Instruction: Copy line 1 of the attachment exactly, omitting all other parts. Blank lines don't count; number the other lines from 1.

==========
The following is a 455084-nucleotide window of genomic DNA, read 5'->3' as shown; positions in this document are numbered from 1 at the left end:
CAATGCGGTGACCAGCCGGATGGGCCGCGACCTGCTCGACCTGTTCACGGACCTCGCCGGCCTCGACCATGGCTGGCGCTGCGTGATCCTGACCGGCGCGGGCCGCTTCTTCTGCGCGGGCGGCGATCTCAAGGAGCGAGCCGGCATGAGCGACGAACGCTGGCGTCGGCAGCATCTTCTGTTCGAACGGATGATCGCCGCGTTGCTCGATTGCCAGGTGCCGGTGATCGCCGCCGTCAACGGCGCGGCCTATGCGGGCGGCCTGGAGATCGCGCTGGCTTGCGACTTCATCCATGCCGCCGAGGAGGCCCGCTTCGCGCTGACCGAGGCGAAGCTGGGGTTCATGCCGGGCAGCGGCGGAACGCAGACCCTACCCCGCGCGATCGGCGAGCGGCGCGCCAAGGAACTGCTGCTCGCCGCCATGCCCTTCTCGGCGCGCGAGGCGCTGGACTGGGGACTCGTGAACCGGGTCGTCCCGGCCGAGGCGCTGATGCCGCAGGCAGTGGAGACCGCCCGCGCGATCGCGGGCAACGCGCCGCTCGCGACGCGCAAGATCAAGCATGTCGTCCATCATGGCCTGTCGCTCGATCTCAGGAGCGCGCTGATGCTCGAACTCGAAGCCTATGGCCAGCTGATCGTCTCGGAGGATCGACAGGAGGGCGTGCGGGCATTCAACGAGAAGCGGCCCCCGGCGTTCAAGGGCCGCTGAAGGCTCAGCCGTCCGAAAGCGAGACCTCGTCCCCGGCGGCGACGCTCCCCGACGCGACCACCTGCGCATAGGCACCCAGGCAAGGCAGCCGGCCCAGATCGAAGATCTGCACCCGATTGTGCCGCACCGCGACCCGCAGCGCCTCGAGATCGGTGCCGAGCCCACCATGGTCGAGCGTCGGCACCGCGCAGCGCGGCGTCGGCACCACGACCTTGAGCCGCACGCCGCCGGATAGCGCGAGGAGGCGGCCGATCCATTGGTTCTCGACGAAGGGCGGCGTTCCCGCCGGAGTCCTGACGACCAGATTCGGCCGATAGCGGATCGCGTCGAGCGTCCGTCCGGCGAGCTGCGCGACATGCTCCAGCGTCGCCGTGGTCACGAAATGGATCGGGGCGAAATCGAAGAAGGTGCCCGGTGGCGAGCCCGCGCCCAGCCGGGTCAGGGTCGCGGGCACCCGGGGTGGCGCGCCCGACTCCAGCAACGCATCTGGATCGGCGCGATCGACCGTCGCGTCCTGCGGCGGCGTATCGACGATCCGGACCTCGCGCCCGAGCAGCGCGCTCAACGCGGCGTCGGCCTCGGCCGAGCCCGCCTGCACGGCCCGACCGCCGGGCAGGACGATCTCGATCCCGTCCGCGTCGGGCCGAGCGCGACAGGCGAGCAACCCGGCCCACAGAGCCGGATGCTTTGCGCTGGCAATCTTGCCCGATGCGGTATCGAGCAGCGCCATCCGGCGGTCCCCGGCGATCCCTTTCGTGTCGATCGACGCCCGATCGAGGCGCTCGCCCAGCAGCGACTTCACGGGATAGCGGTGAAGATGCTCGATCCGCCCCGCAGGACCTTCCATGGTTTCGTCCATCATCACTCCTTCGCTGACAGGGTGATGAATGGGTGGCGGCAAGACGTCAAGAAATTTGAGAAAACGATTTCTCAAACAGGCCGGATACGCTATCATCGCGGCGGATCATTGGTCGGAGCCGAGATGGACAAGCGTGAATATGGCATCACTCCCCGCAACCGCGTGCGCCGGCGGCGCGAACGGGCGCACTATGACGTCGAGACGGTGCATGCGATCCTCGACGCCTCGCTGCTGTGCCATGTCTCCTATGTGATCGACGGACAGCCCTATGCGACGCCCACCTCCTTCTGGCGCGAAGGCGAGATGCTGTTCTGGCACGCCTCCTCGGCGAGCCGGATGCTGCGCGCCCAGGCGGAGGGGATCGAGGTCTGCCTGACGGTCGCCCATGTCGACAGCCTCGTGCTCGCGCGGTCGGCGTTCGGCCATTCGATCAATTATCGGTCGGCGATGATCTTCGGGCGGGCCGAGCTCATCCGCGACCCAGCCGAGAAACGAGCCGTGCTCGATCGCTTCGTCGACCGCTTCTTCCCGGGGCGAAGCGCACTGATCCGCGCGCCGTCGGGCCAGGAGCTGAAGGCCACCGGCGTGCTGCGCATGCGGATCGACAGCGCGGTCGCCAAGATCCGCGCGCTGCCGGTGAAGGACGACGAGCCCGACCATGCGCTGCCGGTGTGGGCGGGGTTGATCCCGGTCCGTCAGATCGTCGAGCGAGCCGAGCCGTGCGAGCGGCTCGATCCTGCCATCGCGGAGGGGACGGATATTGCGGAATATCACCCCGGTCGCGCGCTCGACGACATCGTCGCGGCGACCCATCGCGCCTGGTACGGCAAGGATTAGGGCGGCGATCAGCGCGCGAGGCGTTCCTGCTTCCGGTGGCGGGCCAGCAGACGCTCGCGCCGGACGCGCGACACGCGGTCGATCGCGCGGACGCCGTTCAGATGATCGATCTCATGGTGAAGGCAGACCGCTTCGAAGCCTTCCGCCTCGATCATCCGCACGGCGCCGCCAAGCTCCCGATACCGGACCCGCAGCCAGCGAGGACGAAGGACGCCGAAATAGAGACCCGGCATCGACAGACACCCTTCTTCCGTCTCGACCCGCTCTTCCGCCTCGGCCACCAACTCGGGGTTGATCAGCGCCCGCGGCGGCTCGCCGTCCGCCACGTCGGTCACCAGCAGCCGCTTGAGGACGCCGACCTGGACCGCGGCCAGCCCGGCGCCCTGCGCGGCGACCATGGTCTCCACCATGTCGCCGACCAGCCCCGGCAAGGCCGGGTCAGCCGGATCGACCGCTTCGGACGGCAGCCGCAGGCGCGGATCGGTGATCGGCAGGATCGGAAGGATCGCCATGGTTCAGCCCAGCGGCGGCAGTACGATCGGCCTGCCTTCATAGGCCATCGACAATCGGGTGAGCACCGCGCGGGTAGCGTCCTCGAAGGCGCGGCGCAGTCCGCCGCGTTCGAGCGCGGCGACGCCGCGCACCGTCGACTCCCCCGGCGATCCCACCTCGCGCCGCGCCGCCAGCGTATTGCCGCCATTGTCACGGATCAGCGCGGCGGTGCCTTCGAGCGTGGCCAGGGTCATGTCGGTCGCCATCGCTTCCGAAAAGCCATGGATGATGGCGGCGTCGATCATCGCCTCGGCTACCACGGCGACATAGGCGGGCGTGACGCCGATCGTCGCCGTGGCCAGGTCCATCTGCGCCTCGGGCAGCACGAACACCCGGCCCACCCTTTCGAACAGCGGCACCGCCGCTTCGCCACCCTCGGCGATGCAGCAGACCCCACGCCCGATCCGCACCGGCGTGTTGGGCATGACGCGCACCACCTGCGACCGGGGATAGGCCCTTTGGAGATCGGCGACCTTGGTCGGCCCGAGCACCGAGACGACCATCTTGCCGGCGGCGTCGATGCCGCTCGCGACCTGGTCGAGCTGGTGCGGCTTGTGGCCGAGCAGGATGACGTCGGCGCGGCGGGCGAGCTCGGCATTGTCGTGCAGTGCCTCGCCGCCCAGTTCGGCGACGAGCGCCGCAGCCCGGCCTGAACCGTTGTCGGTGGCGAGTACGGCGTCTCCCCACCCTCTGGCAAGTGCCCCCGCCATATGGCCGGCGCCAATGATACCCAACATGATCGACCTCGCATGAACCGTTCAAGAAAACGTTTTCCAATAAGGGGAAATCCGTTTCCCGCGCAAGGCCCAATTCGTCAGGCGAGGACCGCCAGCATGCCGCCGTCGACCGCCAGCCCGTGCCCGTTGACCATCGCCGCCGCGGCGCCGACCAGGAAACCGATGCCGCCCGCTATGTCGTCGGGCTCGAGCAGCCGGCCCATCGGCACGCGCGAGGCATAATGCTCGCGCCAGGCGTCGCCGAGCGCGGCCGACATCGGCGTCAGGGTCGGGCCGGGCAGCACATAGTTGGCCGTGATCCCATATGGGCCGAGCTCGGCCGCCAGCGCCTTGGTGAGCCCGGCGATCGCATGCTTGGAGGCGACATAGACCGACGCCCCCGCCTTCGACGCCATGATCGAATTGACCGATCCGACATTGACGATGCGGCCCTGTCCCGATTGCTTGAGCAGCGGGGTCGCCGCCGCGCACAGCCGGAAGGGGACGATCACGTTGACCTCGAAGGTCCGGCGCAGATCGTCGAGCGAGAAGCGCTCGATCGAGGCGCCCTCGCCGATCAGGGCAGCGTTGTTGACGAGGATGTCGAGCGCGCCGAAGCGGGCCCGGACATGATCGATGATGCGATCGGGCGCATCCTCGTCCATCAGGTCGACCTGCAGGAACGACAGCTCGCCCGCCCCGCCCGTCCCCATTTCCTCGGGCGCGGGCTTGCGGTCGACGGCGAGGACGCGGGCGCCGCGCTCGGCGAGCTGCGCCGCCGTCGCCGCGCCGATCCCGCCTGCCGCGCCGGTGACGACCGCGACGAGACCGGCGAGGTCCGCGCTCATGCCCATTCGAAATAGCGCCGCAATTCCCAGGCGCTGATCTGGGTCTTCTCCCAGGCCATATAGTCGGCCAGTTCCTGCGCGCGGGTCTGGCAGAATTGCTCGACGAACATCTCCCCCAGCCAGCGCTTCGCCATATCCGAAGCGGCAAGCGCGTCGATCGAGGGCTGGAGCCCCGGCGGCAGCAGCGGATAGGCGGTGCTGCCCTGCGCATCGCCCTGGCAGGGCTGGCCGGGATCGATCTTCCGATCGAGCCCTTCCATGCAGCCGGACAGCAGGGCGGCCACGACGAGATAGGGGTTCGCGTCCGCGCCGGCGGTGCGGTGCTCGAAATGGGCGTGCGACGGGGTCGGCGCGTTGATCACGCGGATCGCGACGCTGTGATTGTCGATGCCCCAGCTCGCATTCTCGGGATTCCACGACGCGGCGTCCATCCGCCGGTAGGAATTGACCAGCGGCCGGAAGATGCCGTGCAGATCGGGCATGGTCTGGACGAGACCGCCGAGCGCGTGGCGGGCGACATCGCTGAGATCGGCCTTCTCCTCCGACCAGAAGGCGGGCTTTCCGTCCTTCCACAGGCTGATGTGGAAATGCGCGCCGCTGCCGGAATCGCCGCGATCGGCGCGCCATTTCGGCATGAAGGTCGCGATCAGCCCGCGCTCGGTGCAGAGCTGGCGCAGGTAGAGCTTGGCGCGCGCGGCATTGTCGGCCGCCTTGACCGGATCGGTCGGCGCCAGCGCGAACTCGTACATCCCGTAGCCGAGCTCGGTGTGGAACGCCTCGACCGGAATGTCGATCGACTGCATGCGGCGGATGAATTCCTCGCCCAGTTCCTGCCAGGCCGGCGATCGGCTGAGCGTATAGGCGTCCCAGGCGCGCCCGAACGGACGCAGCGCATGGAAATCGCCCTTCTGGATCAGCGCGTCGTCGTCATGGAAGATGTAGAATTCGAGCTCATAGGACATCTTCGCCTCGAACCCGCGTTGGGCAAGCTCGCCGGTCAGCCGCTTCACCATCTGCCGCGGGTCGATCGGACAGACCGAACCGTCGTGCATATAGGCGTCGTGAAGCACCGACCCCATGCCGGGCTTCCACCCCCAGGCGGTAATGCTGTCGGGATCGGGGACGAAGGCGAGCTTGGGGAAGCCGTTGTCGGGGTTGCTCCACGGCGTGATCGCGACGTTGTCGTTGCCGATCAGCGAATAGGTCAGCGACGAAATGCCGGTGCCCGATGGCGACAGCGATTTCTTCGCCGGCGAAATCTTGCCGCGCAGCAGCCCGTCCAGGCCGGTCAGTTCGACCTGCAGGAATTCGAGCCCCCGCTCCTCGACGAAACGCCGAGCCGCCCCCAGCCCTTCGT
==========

The following is a 455084-nucleotide window of genomic DNA, read 5'->3' as shown; positions in this document are numbered from 1 at the left end: